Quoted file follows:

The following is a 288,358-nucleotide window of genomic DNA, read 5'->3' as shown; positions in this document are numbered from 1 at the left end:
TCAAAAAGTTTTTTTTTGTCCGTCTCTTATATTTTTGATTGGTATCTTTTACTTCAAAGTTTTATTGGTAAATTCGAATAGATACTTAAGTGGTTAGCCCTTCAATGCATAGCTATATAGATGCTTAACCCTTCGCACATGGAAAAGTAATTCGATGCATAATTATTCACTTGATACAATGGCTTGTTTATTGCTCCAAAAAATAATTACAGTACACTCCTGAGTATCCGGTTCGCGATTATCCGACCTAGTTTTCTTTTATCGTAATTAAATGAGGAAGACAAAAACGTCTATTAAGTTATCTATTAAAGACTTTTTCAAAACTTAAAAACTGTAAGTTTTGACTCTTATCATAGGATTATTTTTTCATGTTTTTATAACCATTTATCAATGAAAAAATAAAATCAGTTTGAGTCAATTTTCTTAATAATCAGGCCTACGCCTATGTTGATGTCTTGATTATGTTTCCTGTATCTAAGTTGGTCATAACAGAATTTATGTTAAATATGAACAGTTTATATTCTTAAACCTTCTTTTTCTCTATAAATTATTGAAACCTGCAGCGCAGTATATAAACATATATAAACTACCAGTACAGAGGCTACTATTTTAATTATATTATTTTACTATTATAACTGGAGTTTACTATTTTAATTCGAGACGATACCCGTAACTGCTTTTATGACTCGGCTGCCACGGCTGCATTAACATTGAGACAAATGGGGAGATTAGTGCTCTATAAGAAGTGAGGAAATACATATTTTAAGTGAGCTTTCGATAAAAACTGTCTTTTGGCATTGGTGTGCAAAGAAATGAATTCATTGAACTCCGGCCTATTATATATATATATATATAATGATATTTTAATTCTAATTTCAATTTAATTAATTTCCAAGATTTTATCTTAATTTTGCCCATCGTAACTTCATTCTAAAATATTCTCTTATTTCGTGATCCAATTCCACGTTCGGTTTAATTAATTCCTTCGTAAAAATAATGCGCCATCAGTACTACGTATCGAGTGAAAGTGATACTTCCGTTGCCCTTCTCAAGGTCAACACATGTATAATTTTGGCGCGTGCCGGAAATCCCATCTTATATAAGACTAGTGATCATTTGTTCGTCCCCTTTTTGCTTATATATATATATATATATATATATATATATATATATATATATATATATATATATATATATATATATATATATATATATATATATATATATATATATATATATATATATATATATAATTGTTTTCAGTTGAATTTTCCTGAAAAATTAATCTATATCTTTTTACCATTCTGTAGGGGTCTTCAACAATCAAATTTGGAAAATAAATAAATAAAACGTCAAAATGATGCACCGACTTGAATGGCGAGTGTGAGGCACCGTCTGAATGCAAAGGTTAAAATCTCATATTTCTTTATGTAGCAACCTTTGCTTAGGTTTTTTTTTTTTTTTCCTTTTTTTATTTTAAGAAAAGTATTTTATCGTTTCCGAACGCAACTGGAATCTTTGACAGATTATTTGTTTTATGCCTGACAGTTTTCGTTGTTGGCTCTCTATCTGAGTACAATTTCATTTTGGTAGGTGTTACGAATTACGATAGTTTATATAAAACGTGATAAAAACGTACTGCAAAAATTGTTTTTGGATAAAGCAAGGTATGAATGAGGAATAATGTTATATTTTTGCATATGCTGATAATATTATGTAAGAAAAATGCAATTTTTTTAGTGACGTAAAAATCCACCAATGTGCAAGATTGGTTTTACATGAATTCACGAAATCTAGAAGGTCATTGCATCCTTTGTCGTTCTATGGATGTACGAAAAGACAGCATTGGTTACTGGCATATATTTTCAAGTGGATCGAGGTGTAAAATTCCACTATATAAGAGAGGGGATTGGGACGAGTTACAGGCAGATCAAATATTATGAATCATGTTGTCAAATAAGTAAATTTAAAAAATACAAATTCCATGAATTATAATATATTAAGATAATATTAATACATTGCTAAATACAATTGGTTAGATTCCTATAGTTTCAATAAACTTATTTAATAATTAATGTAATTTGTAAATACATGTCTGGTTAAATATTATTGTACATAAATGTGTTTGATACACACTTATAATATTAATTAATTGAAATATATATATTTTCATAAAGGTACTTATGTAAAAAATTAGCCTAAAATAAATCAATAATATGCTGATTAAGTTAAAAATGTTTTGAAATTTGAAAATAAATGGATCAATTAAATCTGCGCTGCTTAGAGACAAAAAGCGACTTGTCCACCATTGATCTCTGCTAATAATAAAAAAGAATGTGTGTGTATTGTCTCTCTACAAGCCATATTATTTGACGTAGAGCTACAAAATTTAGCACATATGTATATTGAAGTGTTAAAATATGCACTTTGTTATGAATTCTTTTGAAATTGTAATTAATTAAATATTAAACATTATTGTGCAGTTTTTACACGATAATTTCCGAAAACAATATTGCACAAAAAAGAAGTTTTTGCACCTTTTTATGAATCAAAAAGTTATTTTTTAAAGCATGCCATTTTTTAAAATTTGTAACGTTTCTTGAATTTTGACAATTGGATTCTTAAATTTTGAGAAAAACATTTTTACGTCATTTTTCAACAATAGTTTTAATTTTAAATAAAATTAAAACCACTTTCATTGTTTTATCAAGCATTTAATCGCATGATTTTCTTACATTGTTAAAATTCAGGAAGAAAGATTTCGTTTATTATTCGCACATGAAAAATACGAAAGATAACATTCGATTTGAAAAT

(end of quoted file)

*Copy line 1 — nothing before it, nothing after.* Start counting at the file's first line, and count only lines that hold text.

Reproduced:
The following is a 288,358-nucleotide window of genomic DNA, read 5'->3' as shown; positions in this document are numbered from 1 at the left end: